Dakota Text Editor
The Dakota text editor is the most traditional way of editing a Dakota input file. While not recommended for complex Dakota studies, the text editor can be handy if you just need to make a small adjustment to your Dakota input file.
If the Dakota Text Editor is not configured as your default editor of Dakota input files, right-click a Dakota input file and choose “Open With > Dakota Text Editor”. Otherwise, simply double-click the file.
The Dakota GUI’s text editor provides some basic error marking functionality that can help with malformed Dakota input files. For example, in this screenshot, we have a continuous_design section of a variables block, stating that it will have 3 variables. However, only 2 variables are specified below; this prompts an error to be displayed, warning us about the discrepancy. Keywords relevant to the error are marked with red underlines. Tooltip text help (i.e. the pale yellow box pictured here) can be viewed if you hover over the red X icons to the left; doing this provides more information about what is specifically wrong with your file.
Completion proposals are context-sensitive recommendations provided by the Dakota text editor. If you are writing a Dakota text file, completion proposals can tell you which keywords are legally allowed to come next. Completion proposals can also give you clues about values to use for new id_* and *_pointer keywords.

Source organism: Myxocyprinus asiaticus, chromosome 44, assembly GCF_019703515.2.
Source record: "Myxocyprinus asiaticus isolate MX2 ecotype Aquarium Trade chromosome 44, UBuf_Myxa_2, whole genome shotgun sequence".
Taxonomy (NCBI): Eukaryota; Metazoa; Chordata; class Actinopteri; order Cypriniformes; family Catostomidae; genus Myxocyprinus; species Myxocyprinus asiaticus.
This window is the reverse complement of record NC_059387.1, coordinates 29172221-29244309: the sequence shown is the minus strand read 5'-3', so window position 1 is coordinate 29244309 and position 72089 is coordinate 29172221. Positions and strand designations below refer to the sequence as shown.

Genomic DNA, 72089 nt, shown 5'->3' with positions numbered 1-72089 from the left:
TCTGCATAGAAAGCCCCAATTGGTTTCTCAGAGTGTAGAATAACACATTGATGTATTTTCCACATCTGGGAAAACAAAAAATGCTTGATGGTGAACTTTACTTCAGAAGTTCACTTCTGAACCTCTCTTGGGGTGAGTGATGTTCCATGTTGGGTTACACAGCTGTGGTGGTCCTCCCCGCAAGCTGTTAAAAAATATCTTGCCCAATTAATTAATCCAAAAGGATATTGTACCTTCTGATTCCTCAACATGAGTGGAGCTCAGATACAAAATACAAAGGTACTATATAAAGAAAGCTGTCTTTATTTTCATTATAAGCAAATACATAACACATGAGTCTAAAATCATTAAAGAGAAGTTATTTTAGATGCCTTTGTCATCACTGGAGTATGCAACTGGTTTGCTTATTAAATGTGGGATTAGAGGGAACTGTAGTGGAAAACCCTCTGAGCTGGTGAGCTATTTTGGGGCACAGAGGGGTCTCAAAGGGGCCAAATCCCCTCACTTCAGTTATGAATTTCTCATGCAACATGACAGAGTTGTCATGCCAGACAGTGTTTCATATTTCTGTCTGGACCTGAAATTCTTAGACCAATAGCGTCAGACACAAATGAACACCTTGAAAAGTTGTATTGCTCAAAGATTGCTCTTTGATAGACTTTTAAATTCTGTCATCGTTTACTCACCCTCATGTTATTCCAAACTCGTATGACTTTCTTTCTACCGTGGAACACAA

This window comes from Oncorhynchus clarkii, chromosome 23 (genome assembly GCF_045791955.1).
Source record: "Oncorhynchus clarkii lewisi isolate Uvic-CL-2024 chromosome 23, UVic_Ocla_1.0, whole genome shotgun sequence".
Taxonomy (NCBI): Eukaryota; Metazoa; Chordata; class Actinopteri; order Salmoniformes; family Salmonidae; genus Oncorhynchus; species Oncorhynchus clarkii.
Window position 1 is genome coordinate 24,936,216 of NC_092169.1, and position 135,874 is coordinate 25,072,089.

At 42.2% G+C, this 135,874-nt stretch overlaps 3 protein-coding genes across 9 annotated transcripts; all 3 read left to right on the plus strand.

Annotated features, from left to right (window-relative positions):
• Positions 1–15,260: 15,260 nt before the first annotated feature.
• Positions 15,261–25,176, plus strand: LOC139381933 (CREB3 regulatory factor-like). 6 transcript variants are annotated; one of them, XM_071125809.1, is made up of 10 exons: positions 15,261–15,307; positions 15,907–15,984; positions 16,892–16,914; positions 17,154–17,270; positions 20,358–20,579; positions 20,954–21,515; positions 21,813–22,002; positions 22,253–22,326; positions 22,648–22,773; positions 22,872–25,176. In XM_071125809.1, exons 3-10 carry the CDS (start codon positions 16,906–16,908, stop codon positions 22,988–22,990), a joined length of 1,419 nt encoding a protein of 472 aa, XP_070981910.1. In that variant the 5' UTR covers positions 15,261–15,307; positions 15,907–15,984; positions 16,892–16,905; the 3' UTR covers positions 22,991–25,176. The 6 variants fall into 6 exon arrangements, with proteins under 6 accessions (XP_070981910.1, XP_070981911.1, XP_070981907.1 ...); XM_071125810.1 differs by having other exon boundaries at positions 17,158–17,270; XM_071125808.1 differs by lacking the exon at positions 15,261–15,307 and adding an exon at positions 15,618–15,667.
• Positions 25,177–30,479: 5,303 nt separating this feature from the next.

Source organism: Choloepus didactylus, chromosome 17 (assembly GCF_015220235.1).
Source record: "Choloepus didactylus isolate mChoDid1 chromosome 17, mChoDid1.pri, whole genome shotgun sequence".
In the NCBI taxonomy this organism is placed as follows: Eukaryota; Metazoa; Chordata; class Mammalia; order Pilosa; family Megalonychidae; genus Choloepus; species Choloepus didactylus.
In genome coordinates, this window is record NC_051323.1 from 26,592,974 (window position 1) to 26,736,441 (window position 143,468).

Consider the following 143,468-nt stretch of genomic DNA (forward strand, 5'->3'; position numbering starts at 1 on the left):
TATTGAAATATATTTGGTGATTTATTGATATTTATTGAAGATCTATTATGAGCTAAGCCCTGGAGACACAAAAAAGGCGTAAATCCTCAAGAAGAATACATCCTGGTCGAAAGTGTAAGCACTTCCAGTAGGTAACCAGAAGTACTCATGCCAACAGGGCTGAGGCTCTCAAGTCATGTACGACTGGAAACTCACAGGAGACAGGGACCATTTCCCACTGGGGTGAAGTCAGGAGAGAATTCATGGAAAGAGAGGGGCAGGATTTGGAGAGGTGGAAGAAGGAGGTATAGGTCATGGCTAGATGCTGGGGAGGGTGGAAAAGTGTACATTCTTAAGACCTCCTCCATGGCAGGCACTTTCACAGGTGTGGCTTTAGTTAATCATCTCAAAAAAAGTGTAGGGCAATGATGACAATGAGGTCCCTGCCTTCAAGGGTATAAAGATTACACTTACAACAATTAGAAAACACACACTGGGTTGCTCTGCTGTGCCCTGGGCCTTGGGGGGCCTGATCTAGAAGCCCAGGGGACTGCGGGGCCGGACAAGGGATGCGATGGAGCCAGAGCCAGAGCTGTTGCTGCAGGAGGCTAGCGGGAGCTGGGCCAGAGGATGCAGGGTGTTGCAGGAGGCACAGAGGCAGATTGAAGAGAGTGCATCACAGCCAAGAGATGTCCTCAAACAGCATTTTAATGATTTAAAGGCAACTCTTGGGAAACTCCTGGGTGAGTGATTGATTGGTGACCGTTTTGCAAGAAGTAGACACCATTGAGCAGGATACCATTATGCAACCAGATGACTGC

Suppose we start with an empty environment block.
With the text cursor on “environment,” press Ctrl+Space (Command+Space on Mac.) The following context menu will appear with recommendations for which keywords to include in your environment block.
As stated earlier, if you have block pointers specified elsewhere in your study, completion proposals can also recommend which blocks to point at:
If you want to wholesale replace a Dakota block with another block that has reasonable defaults for a different situation, right-clicking on a top-level keyword in the Dakota text editor will enable a “Replace Block with Recipe” context menu option:
A situation where this might be useful is for hooking a Dakota study up to a workflow file as your chosen Dakota analysis driver. You can also use this feature to switch to a different Dakota method, without disturbing the rest of the input file.
The Dakota text editor respects some pre-processor markup. Orange bold text is used to indicate markup syntax:
However, there are some limitations to using pre-processor markup in the Dakota text editor:
The markup must apply to individual parameter values of Dakota keywords, as shown above. Markup cannot be used in place of Dakota keywords themselves, and a single markup token cannot be applied across multiple parameter values at once.
% statements are used in pre-processor syntax to insert blocks of Python code that should be executed at runtime. Single-line % statements are supported in the Dakota text editor, but blocks of Python code surrounded by % characters are not supported yet.